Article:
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How Dogs See

how dogs see editedThe first canine sense that comes to mind is usually their incredible ability to smell. Scientists estimate that depending on their breed, dogs can smell anywhere between 40 and one million times better than we can. What often goes unrecognized, however, is the dog’s amazing sense of sight. Dogs see the world in a very different way than we do, but they see very well.

The canine retina (the layer at the back of the eye that converts light energy into nerve impulses that are sent to the brain to be interpreted) contains the same cells as do ours, just in different proportions. People have excellent color vision and an ability to see fine details. These attributes are the result of the large number of cells called cones in our retinas. The canine retina has fewer cones than does the human retina, meaning dogs have trouble differentiating between greens, yellow-greens, oranges, reds, and greenish-blue colors. Dogs are not color blind, but they do not see color as well as we do.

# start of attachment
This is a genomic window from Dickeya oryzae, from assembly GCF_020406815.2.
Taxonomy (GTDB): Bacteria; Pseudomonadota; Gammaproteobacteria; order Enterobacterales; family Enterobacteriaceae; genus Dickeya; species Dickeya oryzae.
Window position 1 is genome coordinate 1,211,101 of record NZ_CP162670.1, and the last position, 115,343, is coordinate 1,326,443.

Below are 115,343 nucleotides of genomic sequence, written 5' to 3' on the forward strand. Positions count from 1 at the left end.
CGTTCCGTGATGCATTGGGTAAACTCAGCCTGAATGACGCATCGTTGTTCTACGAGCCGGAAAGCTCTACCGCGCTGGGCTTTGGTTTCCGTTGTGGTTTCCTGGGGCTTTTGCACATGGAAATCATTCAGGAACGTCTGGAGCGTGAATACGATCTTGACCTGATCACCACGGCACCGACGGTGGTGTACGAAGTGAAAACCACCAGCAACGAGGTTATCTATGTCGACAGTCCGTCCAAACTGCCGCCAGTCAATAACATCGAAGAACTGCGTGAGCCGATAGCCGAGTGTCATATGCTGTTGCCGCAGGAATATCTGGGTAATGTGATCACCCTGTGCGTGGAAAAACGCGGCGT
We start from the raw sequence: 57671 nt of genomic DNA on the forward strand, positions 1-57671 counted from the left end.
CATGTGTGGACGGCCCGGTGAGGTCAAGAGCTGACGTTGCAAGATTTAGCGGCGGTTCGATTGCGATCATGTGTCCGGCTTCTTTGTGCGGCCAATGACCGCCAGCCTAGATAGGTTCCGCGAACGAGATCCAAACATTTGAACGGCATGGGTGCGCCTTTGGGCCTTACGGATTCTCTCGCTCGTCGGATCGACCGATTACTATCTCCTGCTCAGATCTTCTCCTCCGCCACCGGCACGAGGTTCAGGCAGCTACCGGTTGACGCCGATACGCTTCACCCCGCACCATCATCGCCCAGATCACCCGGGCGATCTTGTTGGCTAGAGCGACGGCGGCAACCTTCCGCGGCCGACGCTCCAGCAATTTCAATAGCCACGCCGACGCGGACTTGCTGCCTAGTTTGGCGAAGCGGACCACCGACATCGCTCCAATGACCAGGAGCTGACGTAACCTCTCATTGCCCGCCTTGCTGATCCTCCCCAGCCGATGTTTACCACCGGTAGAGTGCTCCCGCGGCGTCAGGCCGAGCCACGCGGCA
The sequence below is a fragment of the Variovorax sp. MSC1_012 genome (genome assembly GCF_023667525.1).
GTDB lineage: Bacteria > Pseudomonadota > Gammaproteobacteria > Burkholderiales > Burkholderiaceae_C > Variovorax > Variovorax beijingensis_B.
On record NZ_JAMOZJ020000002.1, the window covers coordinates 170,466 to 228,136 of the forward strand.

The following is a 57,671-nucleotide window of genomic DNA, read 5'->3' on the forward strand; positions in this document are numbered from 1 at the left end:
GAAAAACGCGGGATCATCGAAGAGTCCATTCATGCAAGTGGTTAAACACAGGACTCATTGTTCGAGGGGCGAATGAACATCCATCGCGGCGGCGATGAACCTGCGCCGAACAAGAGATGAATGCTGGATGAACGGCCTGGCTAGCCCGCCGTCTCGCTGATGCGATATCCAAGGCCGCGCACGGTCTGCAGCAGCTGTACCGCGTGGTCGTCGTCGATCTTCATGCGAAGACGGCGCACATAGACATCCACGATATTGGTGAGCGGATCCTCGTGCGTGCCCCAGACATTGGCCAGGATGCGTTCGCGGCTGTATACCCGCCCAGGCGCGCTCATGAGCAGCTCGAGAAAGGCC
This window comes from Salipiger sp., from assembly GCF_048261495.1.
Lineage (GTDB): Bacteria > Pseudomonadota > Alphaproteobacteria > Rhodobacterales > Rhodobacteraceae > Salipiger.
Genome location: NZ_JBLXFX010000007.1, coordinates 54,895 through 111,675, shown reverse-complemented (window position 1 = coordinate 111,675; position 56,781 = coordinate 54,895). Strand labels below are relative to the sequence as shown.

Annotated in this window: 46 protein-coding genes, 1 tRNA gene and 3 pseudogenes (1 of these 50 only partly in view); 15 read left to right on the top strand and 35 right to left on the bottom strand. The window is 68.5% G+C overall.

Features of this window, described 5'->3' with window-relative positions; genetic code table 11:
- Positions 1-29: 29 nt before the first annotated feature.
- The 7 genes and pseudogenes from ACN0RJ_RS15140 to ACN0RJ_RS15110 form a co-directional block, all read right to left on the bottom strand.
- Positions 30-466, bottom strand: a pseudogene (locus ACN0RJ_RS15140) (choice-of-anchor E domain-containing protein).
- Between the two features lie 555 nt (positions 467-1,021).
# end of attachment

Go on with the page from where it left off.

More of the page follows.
Because of their relatively low number of cones, dogs also can’t see in fine detail. The standard for vision in people is 20/20. For dogs, it is more like 20/75. To get a feel for what this means, stand 75 feet away from something. For a dog to see the level of detail that you do, he would need to be only 20 feet away.

The canine sense of sight shines under low light conditions and in the detection of movement, however. Dogs have a structure at the back of their eyes called the tapetum lucidum, which reflects light within the eye. This is what makes a dog’s eyes seem to glow at night when light hits them in just the right way. Also, dogs have a greater number of cells called rods in their retinas in comparison to people. Rods detect light under dim conditions and pick up movement, which means dogs can see a moving object and in the dark much better than we can.

What does this mean for owners? Rely on your own eyes for color and fine detail, but if it’s getting dark or your dog seems to be tracking something, take him seriously. Also, if you’re far away from your dog and need to get his attention, don’t just stand still, try waving your arms or moving back and forth. Otherwise, you may just blend into the background.

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